ROCKLAND — The Maine Marine Patrol said Monday it landed its biggest catch ever when it seized 1,178 lobster traps worth nearly $90,000 from the owner of fishing vessel Cool Breeze.
The patrol said 18 officers and five boats from Jonesboro to Portland were used to haul in traps being fished by Alan Marriner of Owls Head, said Sgt. Alan Talbot of the patrol.
Anonymous tips had led to 2 1/2 weeks of surveillance preceding the seizure. “It was a huge operation. … It is unprecedented,” Talbot said.
The trap limit in the zone the vessel was fishing is 1,000, having decreased in May from 1,200. The zone comprises waters near Vinalhaven to Pemaquid, Talbot said.
The officers worked from 5 a.m. to 2 p.m. Sunday, then worked most of Monday removing the traps from a barge at Prock Marine. The traps were taken in trailer loads of 135 at a time to the Marine Patrol’s watercraft office near Mid-Coast School of Technology. Lobsters from the traps were tossed back into the ocean.
Talbot said boat owner Alan Marriner of Owls Head and his sternman, Donald Rahkonen of Rockland, were summoned for exceeding the boat trap limit.
“We are taking this seriously,” Talbot said. “We are looking at it around the state. The [legal] ones out there don’t like others trying to circumvent the law.”
The value of the traps seized was estimated at $88,350, based on one new rigged trap costing $75. All of the confiscated traps were new, Talbot said.
The lobstermen could lose their licenses and also face a potential fine of up to $100 per trap over the limit, which calculates to as much as $17,800. The fishermen also lose the catch from those traps each day they are being held by the Marine Patrol.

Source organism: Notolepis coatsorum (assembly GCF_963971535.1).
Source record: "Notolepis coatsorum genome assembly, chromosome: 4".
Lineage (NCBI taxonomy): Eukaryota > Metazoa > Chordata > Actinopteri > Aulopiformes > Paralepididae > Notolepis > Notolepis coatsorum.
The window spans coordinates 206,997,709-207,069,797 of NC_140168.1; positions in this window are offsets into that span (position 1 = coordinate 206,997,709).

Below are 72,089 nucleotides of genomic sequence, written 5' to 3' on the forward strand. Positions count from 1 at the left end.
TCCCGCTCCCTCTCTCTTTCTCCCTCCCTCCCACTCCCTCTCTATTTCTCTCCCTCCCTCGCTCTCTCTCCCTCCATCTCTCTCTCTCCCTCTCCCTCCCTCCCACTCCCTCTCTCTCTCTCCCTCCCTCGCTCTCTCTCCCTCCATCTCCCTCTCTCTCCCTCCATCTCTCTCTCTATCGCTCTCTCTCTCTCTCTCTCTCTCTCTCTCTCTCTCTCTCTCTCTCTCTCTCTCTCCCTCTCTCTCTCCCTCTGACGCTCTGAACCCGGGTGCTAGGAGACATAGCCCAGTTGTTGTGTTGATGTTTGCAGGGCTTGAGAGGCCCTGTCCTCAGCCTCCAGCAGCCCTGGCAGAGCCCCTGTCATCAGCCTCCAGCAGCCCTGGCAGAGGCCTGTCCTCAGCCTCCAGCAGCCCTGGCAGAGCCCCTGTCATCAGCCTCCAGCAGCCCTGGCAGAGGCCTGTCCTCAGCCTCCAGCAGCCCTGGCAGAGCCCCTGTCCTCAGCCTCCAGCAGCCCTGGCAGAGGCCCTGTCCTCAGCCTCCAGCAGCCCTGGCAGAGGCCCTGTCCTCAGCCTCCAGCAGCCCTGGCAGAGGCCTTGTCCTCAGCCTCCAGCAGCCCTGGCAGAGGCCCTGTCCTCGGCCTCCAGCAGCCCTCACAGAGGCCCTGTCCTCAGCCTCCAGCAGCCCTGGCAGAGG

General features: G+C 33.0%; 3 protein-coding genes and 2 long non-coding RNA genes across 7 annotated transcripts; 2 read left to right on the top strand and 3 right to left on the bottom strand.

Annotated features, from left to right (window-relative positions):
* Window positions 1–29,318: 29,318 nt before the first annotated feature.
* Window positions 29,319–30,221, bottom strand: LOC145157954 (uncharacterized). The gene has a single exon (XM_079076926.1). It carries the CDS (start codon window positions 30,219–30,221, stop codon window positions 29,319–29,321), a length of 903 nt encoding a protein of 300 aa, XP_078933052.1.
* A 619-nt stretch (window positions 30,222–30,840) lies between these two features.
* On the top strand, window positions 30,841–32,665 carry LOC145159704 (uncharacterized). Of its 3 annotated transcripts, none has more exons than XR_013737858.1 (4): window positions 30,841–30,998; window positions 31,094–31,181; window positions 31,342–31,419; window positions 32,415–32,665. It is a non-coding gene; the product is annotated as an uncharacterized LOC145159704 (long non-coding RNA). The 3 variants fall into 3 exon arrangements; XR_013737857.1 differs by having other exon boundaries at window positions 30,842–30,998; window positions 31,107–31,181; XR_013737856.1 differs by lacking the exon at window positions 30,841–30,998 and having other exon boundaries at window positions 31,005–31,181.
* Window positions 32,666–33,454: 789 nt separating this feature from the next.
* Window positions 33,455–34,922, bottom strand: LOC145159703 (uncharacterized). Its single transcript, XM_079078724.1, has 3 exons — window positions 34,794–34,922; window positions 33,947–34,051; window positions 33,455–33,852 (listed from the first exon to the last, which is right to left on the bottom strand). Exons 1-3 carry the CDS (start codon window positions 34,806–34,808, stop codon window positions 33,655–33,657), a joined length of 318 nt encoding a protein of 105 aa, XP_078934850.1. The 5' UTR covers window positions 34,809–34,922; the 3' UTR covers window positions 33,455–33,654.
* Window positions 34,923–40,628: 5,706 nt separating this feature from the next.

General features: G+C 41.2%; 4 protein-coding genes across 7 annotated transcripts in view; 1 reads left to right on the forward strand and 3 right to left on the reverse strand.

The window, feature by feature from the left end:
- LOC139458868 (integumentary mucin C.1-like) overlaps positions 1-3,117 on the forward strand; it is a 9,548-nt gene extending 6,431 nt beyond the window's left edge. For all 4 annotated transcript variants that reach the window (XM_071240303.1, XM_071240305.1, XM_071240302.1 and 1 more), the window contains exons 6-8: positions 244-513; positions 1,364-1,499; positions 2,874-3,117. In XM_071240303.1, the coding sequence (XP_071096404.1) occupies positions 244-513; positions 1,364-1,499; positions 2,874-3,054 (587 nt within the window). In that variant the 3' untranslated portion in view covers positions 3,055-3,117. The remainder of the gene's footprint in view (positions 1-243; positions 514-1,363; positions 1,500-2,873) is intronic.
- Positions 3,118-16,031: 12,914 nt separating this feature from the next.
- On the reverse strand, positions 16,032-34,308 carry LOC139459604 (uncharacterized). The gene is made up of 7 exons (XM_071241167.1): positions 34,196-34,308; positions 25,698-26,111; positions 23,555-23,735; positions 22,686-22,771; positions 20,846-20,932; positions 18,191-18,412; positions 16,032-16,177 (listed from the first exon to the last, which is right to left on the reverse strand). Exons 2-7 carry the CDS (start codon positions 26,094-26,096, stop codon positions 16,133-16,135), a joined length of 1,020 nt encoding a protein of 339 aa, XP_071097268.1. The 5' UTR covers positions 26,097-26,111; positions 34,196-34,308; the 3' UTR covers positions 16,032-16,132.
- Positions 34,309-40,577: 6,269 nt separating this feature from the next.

Marriner and Rahkonen did not return calls seeking comment.
The law says that no more than the individual trap limit may be fished from a boat regardless of how many people from one boat have licenses. Next year that limit drops to 800 traps.
Some lobstermen say the trap limits undercut their ability to make a living. Lobstermen at the upper limit are frustrated because others with smaller operations are still allowed to add 100 traps a year until they reach the maximum.
Of the 1,178 traps confiscated, 907 were owned by Marriner and 271 were owned by Rahkonen, according to Officer James Princiotta.
The men could have fished their traps legally had they done so from separate boats, Talbot said.
Marriner and Rahkonen are scheduled to appear in Rockland District Court on Sept. 7.
Maine’s lobster is designated as overfished even though landings have been abundant in recent years.
Preliminary figures from the National Marine Fisheries Service show Maine lobstermen caught 45.5 million pounds of lobster worth about $132 million in 1998. That compares to the 1997 record catch of 47 million pounds worth $138 million.
Regulators say the problem is that lobsters are being caught as soon as they reach a legal size and that there are not enough lobsters reproducing to sustain the fishery.
The Associated Press contributed to this report.